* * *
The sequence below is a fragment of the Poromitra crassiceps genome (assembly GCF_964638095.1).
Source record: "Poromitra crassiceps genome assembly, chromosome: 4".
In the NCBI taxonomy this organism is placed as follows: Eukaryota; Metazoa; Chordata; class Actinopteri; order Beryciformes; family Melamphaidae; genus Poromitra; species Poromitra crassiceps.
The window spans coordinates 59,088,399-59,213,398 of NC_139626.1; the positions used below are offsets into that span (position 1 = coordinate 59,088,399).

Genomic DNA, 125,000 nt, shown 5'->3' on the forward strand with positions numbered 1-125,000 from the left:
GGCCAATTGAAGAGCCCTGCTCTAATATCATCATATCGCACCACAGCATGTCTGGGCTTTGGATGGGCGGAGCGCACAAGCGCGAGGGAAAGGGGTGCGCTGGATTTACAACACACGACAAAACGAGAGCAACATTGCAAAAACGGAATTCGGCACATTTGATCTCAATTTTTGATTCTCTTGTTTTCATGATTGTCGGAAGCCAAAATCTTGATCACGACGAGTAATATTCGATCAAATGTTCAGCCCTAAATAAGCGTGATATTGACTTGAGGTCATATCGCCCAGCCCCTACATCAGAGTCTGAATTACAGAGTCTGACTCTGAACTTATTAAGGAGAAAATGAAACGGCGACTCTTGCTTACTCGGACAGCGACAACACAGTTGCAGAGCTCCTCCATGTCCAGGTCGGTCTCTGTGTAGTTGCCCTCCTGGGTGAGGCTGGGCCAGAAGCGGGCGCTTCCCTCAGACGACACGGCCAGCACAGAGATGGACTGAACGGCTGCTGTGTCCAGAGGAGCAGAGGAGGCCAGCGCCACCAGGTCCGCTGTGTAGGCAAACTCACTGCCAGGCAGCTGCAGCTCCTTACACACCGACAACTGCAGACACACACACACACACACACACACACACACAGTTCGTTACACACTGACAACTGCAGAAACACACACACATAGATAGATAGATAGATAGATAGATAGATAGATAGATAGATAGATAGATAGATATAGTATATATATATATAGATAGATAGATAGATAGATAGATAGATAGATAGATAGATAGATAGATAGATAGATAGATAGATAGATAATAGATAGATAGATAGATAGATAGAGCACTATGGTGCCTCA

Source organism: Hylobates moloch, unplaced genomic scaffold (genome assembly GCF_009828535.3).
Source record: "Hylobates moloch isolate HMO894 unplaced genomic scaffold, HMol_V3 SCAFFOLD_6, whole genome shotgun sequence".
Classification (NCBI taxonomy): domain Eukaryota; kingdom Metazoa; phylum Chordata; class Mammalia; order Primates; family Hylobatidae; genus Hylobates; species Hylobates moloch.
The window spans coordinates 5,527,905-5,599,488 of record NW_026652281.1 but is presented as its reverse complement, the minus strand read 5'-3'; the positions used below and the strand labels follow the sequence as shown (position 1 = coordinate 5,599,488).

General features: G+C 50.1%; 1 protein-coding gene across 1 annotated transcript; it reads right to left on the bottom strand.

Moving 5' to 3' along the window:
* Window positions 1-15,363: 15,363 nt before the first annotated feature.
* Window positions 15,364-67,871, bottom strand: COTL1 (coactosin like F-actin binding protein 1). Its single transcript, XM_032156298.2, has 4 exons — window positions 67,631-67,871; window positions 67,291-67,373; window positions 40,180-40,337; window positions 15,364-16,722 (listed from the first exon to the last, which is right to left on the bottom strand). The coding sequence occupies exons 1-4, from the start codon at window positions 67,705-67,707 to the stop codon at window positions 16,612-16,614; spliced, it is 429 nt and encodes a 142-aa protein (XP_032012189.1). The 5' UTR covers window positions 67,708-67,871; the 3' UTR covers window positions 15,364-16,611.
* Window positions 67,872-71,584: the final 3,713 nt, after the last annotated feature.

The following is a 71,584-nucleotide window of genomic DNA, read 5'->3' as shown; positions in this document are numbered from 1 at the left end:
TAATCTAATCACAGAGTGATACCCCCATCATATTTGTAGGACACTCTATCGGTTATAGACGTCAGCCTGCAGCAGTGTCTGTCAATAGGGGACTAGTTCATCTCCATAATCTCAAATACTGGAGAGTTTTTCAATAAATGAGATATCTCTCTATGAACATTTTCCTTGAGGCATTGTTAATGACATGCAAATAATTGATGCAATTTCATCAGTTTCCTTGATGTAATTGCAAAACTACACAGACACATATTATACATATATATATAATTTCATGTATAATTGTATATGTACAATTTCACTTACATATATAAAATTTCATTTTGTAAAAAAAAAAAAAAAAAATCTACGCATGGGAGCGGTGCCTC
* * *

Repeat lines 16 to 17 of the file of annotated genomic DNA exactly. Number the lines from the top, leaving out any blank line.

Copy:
The following is a 71,584-nucleotide window of genomic DNA, read 5'->3' as shown; positions in this document are numbered from 1 at the left end:
TAATCTAATCACAGAGTGATACCCCCATCATATTTGTAGGACACTCTATCGGTTATAGACGTCAGCCTGCAGCAGTGTCTGTCAATAGGGGACTAGTTCATCTCCATAATCTCAAATACTGGAGAGTTTTTCAATAAATGAGATATCTCTCTATGAACATTTTCCTTGAGGCATTGTTAATGACATGCAAATAATTGATGCAATTTCATCAGTTTCCTTGATGTAATTGCAAAACTACACAGACACATATTATACATATATATATAATTTCATGTATAATTGTATATGTACAATTTCACTTACATATATAAAATTTCATTTTGTAAAAAAAAAAAAAAAAAATCTACGCATGGGAGCGGTGCCTC